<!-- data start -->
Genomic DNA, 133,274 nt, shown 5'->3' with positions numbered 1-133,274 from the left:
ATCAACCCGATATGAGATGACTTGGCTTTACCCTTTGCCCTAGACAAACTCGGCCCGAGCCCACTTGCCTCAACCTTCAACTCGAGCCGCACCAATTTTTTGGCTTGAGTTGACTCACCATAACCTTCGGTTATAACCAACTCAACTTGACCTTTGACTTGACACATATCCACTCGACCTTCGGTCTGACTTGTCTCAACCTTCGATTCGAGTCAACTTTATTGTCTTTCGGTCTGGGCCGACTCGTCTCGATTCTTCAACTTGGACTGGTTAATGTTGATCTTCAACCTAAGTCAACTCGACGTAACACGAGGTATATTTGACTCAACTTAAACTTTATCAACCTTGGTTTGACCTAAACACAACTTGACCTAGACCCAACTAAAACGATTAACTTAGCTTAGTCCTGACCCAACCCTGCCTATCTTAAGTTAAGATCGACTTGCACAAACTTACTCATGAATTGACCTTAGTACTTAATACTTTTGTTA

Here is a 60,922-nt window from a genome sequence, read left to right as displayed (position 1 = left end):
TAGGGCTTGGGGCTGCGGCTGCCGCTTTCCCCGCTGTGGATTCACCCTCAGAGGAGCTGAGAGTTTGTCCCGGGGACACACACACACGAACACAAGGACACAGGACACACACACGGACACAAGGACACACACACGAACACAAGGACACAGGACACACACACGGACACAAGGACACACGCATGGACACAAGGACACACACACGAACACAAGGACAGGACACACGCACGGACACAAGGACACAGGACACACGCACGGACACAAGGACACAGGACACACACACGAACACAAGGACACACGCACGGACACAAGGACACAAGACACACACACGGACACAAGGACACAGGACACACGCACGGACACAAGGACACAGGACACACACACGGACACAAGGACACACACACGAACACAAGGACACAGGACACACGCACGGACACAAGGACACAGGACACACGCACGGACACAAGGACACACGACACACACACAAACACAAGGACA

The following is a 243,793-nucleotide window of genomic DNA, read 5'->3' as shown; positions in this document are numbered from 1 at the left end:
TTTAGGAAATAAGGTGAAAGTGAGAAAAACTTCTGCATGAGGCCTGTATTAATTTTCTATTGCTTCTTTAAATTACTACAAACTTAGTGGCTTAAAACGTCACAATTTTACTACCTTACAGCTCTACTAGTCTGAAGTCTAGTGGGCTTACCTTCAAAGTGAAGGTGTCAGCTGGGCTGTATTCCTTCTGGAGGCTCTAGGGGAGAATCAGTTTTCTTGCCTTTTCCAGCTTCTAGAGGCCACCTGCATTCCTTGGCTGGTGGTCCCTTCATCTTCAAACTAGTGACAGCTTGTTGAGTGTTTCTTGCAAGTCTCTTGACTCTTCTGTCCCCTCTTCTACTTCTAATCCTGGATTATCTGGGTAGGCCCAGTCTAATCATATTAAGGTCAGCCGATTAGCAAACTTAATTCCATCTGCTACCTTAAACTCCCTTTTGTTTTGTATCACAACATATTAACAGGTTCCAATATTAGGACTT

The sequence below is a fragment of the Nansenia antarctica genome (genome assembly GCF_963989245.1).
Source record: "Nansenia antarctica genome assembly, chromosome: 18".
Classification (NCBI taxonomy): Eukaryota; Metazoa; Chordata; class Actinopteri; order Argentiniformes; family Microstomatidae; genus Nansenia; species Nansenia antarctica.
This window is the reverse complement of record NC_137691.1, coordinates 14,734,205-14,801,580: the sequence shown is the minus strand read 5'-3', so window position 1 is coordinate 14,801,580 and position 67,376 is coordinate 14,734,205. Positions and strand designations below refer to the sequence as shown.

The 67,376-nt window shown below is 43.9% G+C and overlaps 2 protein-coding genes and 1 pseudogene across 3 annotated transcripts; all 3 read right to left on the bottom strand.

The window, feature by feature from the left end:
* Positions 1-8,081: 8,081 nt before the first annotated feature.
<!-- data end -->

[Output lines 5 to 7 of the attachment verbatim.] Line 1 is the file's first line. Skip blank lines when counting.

The following is a 243,793-nucleotide window of genomic DNA, read 5'->3' as shown; positions in this document are numbered from 1 at the left end:
TTTAGGAAATAAGGTGAAAGTGAGAAAAACTTCTGCATGAGGCCTGTATTAATTTTCTATTGCTTCTTTAAATTACTACAAACTTAGTGGCTTAAAACGTCACAATTTTACTACCTTACAGCTCTACTAGTCTGAAGTCTAGTGGGCTTACCTTCAAAGTGAAGGTGTCAGCTGGGCTGTATTCCTTCTGGAGGCTCTAGGGGAGAATCAGTTTTCTTGCCTTTTCCAGCTTCTAGAGGCCACCTGCATTCCTTGGCTGGTGGTCCCTTCATCTTCAAACTAGTGACAGCTTGTTGAGTGTTTCTTGCAAGTCTCTTGACTCTTCTGTCCCCTCTTCTACTTCTAATCCTGGATTATCTGGGTAGGCCCAGTCTAATCATATTAAGGTCAGCCGATTAGCAAACTTAATTCCATCTGCTACCTTAAACTCCCTTTTGTTTTGTATCACAACATATTAACAGGTTCCAATATTAGGACTT

The sequence below is a fragment of the Nansenia antarctica genome (genome assembly GCF_963989245.1).